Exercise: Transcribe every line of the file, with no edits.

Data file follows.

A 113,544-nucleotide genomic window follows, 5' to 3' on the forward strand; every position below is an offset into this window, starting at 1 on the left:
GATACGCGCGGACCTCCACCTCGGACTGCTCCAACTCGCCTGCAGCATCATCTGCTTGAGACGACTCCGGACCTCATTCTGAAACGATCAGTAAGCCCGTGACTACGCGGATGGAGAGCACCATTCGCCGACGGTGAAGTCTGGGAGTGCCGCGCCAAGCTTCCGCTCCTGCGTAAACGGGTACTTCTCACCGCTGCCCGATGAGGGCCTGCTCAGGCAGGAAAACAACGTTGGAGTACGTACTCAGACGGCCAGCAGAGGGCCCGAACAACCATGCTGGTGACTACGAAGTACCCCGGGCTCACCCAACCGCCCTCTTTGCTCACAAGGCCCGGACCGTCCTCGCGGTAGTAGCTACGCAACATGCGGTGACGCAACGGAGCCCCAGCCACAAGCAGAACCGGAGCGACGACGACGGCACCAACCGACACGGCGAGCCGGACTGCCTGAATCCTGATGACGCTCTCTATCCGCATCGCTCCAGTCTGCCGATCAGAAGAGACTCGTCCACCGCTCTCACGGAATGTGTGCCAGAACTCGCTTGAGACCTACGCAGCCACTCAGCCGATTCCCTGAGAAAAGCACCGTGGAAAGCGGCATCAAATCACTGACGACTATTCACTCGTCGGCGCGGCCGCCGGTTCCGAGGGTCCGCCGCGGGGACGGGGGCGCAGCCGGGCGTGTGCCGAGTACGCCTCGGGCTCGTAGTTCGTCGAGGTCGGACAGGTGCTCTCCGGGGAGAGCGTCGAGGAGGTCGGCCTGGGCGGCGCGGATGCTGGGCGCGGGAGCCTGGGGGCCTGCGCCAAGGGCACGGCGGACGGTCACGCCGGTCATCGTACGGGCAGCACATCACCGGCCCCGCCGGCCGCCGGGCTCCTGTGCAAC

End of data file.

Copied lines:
A 113,544-nucleotide genomic window follows, 5' to 3' on the forward strand; every position below is an offset into this window, starting at 1 on the left:
GATACGCGCGGACCTCCACCTCGGACTGCTCCAACTCGCCTGCAGCATCATCTGCTTGAGACGACTCCGGACCTCATTCTGAAACGATCAGTAAGCCCGTGACTACGCGGATGGAGAGCACCATTCGCCGACGGTGAAGTCTGGGAGTGCCGCGCCAAGCTTCCGCTCCTGCGTAAACGGGTACTTCTCACCGCTGCCCGATGAGGGCCTGCTCAGGCAGGAAAACAACGTTGGAGTACGTACTCAGACGGCCAGCAGAGGGCCCGAACAACCATGCTGGTGACTACGAAGTACCCCGGGCTCACCCAACCGCCCTCTTTGCTCACAAGGCCCGGACCGTCCTCGCGGTAGTAGCTACGCAACATGCGGTGACGCAACGGAGCCCCAGCCACAAGCAGAACCGGAGCGACGACGACGGCACCAACCGACACGGCGAGCCGGACTGCCTGAATCCTGATGACGCTCTCTATCCGCATCGCTCCAGTCTGCCGATCAGAAGAGACTCGTCCACCGCTCTCACGGAATGTGTGCCAGAACTCGCTTGAGACCTACGCAGCCACTCAGCCGATTCCCTGAGAAAAGCACCGTGGAAAGCGGCATCAAATCACTGACGACTATTCACTCGTCGGCGCGGCCGCCGGTTCCGAGGGTCCGCCGCGGGGACGGGGGCGCAGCCGGGCGTGTGCCGAGTACGCCTCGGGCTCGTAGTTCGTCGAGGTCGGACAGGTGCTCTCCGGGGAGAGCGTCGAGGAGGTCGGCCTGGGCGGCGCGGATGCTGGGCGCGGGAGCCTGGGGGCCTGCGCCAAGGGCACGGCGGACGGTCACGCCGGTCATCGTACGGGCAGCACATCACCGGCCCCGCCGGCCGCCGGGCTCCTGTGCAAC